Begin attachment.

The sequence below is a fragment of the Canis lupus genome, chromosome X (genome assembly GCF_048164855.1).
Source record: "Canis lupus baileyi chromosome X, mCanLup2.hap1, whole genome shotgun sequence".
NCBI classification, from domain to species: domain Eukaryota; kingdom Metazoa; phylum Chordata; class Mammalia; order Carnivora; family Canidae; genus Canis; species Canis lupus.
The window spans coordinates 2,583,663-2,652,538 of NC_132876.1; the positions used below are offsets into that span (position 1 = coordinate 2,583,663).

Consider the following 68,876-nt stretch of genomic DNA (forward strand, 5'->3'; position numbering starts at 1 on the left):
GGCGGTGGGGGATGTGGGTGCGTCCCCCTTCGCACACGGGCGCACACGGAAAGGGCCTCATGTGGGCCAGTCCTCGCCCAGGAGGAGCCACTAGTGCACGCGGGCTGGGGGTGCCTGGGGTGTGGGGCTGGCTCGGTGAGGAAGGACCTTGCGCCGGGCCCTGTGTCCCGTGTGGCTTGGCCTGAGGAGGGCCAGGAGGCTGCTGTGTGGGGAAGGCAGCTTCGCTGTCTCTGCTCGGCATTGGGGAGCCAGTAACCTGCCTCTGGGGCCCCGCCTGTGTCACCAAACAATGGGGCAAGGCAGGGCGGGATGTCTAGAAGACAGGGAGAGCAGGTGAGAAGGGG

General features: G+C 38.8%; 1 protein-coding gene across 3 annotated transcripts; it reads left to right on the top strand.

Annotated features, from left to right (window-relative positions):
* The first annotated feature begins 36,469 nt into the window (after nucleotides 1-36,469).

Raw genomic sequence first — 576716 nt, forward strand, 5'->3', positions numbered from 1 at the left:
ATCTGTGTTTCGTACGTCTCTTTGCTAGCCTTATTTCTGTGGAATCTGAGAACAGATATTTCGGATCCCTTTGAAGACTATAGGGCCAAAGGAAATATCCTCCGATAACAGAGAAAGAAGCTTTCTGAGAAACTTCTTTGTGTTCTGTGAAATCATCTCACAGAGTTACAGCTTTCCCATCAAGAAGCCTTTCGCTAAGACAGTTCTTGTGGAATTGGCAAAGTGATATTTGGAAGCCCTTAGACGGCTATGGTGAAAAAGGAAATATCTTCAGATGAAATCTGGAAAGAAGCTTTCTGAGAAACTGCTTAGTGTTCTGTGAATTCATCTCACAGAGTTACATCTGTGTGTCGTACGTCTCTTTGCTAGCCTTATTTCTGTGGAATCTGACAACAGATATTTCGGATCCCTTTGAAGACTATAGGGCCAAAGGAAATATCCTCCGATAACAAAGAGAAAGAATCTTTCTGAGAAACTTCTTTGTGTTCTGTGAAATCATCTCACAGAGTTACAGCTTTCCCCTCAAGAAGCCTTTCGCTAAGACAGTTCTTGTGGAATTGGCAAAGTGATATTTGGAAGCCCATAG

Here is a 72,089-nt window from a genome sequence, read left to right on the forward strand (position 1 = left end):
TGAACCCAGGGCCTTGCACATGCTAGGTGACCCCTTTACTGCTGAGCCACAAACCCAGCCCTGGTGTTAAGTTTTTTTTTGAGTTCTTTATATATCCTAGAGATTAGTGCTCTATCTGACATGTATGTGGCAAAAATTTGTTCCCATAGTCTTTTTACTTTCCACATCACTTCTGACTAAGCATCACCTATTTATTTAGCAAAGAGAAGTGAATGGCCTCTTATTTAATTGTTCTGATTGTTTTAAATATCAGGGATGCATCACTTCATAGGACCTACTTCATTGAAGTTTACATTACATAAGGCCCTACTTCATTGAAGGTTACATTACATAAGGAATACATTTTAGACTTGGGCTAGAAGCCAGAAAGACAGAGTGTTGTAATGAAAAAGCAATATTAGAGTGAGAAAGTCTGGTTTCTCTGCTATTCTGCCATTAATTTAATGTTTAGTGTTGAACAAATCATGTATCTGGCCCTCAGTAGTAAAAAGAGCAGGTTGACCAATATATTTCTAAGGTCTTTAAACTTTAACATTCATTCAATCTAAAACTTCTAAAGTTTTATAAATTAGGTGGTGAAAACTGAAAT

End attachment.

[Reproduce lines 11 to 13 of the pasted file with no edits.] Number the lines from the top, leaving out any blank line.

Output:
ATCTGTGTTTCGTACGTCTCTTTGCTAGCCTTATTTCTGTGGAATCTGAGAACAGATATTTCGGATCCCTTTGAAGACTATAGGGCCAAAGGAAATATCCTCCGATAACAGAGAAAGAAGCTTTCTGAGAAACTTCTTTGTGTTCTGTGAAATCATCTCACAGAGTTACAGCTTTCCCATCAAGAAGCCTTTCGCTAAGACAGTTCTTGTGGAATTGGCAAAGTGATATTTGGAAGCCCTTAGACGGCTATGGTGAAAAAGGAAATATCTTCAGATGAAATCTGGAAAGAAGCTTTCTGAGAAACTGCTTAGTGTTCTGTGAATTCATCTCACAGAGTTACATCTGTGTGTCGTACGTCTCTTTGCTAGCCTTATTTCTGTGGAATCTGACAACAGATATTTCGGATCCCTTTGAAGACTATAGGGCCAAAGGAAATATCCTCCGATAACAAAGAGAAAGAATCTTTCTGAGAAACTTCTTTGTGTTCTGTGAAATCATCTCACAGAGTTACAGCTTTCCCCTCAAGAAGCCTTTCGCTAAGACAGTTCTTGTGGAATTGGCAAAGTGATATTTGGAAGCCCATAG

Here is a 72,089-nt window from a genome sequence, read left to right on the forward strand (position 1 = left end):
TGAACCCAGGGCCTTGCACATGCTAGGTGACCCCTTTACTGCTGAGCCACAAACCCAGCCCTGGTGTTAAGTTTTTTTTTGAGTTCTTTATATATCCTAGAGATTAGTGCTCTATCTGACATGTATGTGGCAAAAATTTGTTCCCATAGTCTTTTTACTTTCCACATCACTTCTGACTAAGCATCACCTATTTATTTAGCAAAGAGAAGTGAATGGCCTCTTATTTAATTGTTCTGATTGTTTTAAATATCAGGGATGCATCACTTCATAGGACCTACTTCATTGAAGTTTACATTACATAAGGCCCTACTTCATTGAAGGTTACATTACATAAGGAATACATTTTAGACTTGGGCTAGAAGCCAGAAAGACAGAGTGTTGTAATGAAAAAGCAATATTAGAGTGAGAAAGTCTGGTTTCTCTGCTATTCTGCCATTAATTTAATGTTTAGTGTTGAACAAATCATGTATCTGGCCCTCAGTAGTAAAAAGAGCAGGTTGACCAATATATTTCTAAGGTCTTTAAACTTTAACATTCATTCAATCTAAAACTTCTAAAGTTTTATAAATTAGGTGGTGAAAACTGAAAT